Ecosystem Organization and Human Ecology

  • Robert S. De Santo
Part of the Heidelberg Science Library book series (HSL)

Abstract

Each of us perceives our relationship with nature from our own private vantage point, constructed both consciously and subconsciously as we live. Our perception, therefore, is not only quite personal but very often changeable as our experience expands or narrows our lives.

Keywords

Biomass Sugar Dioxide Chlorophyll Respiration 

Preview

Unable to display preview. Download preview PDF.

Unable to display preview. Download preview PDF.

Bibliography

  1. Baker, H. G. 1965. Plants and Civilization. Wadsworth Publ., Belmont, Calif.Google Scholar
  2. Berry, B. J. L., and J. D. Kasarda. 1977. Contemporary Urban Ecology. Macmillan, New York, 497 pp.Google Scholar
  3. Birdsell, J. B. 1953. Some environmental and cultural factors influencing the structuring of Australian aboriginal populations. Am. Naturalist, 87, 171–207.CrossRefGoogle Scholar
  4. Bormann, F. H., and G. E. Likens. 1967. Nutrient cycling. Science, 155, 424–429.PubMedCrossRefGoogle Scholar
  5. Bormann, F. H., and G. E. Likens. 1970. The nutrient cycles of an ecosystem. Sci. Am., 223 (4), 92–101.CrossRefGoogle Scholar
  6. Boughey, A. S. 1971a. Man and the Environment. Macmillan, New York, 472 pp.Google Scholar
  7. Boughey, A. S. 1971b. Fundamental Ecology. Intext Educational Publishers, San Francisco, 222 pp.Google Scholar
  8. Burkhill, I. H. 1953. Habits of man and the origins of cultivated plants of the Old World. Proc. Linnean Soc. (London), 164, 12–42.CrossRefGoogle Scholar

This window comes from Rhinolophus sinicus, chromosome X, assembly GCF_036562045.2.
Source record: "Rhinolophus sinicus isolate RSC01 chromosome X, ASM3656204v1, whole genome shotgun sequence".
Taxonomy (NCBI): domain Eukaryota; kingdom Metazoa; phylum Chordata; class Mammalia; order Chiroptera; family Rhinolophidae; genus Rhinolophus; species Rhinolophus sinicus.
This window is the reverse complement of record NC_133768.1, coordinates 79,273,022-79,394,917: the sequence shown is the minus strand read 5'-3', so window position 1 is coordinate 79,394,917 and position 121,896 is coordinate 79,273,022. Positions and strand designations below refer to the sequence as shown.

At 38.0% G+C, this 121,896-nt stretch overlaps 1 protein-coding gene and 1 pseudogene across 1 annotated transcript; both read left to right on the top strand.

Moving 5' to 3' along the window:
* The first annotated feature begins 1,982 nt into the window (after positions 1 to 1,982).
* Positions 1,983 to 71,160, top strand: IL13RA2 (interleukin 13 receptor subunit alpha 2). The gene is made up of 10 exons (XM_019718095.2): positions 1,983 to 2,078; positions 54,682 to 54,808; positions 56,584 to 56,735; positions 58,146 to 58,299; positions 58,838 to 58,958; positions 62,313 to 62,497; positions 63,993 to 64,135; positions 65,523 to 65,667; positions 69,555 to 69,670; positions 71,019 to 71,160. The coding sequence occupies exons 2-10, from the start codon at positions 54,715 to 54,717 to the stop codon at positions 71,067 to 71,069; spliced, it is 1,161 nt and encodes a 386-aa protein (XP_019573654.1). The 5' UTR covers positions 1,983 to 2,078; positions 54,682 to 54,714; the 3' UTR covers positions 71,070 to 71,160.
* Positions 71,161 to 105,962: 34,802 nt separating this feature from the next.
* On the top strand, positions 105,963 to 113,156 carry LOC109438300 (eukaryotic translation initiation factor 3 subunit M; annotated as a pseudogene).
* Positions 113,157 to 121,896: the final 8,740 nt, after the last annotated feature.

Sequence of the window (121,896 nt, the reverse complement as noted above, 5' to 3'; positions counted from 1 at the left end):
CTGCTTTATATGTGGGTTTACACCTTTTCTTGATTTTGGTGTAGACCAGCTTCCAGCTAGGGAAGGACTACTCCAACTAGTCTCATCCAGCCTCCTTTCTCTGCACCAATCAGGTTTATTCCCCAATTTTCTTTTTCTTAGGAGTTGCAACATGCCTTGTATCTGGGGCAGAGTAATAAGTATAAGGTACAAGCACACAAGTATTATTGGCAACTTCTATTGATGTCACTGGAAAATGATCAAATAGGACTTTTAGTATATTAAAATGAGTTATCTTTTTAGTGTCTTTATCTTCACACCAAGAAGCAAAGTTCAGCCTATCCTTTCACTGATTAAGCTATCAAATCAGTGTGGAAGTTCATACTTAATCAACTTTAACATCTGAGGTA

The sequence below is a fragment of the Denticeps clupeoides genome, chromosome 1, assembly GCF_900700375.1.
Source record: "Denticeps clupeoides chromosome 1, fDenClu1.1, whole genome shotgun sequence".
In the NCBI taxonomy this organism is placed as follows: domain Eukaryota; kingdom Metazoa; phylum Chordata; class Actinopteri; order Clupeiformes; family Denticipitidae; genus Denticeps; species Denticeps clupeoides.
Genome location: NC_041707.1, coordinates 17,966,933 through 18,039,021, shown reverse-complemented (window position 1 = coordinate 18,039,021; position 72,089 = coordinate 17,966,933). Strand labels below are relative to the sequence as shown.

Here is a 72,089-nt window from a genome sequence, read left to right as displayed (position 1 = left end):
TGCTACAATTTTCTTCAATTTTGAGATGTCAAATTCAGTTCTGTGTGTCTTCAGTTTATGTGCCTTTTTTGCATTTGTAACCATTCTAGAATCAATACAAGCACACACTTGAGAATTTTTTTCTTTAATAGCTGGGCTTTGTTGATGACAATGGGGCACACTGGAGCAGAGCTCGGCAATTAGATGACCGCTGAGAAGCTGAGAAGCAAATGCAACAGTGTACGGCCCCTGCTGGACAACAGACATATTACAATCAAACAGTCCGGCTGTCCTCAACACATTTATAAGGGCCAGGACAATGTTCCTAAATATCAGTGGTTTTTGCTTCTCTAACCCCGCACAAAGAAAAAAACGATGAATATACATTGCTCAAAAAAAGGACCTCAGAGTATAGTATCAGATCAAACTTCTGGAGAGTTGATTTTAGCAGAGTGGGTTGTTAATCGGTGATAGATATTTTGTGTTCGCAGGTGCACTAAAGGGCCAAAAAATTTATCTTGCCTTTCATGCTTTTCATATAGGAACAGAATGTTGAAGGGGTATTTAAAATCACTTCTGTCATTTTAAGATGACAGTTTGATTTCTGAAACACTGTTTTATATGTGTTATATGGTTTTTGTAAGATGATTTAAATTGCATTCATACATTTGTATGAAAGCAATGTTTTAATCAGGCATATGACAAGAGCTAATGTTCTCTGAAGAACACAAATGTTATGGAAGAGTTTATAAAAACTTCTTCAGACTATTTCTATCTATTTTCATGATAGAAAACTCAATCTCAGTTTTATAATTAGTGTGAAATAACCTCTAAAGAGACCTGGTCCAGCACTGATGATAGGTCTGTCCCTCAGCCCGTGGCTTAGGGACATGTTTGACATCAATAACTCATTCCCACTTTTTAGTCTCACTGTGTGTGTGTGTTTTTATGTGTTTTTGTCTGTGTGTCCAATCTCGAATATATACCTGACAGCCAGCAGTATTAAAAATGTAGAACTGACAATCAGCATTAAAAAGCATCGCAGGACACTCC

9. Cloud, P. 1974. Evolution of ecosystems. Am. Scientist, 62 (1), 54–66.Google Scholar
  10. Cole, L. C. 1966. Man’s ecosystem. Bioscience, 16, 243–238.CrossRefGoogle Scholar
  11. Combel, H., and R. J. Braidwood. 1970. An early farming village in Turkey. Sci. Am., 222 (3), 50–56.CrossRefGoogle Scholar
  12. Doxiadis, C. A. 1968. Man’s movement and his city. Science, 162, 326–334.PubMedCrossRefGoogle Scholar
  13. Elton, C. S. 1927. Animal Ecology. Macmillan, New York.Google Scholar
  14. Gottman, J. 1961. Megaloplis. MIT Press, Cambridge, Mass., 810 pp.Google Scholar
  15. Grimmell, J. 1917. The niche relationship of the California Thrasher. AUK, 34, 427–433.Google Scholar
  16. Hardin, G. 1960. The competitive exclusion principle. Science, 131, 1292–1297.PubMedCrossRefGoogle Scholar
  17. Helback, H. 1960. Ecological effects of irrigation in ancient Mesopotamia. Iraq, 22, 186–196.CrossRefGoogle Scholar
  18. Hutchinson, G. E. 1957. Concluding remarks. Cold Spring Harbor Symp. Quant. Biol., 22, 415–427.Google Scholar
  19. Hutchinson, G. E. 1959. Homage to Santa Rosalia, or why are there so many kinds of animals. Am. Naturalist, 93, 145–159.CrossRefGoogle Scholar
  20. Kormondy, E. J. 1976. Concepts of Ecology. Prentice-Hall, Englewood Cliffs, N.J., 238 pp.Google Scholar
  21. Kozlowsky, D. G. 1968. A critical evaluation of the trophic level concept 1, ecological efficiencies. Ecology, 49, 48–60.CrossRefGoogle Scholar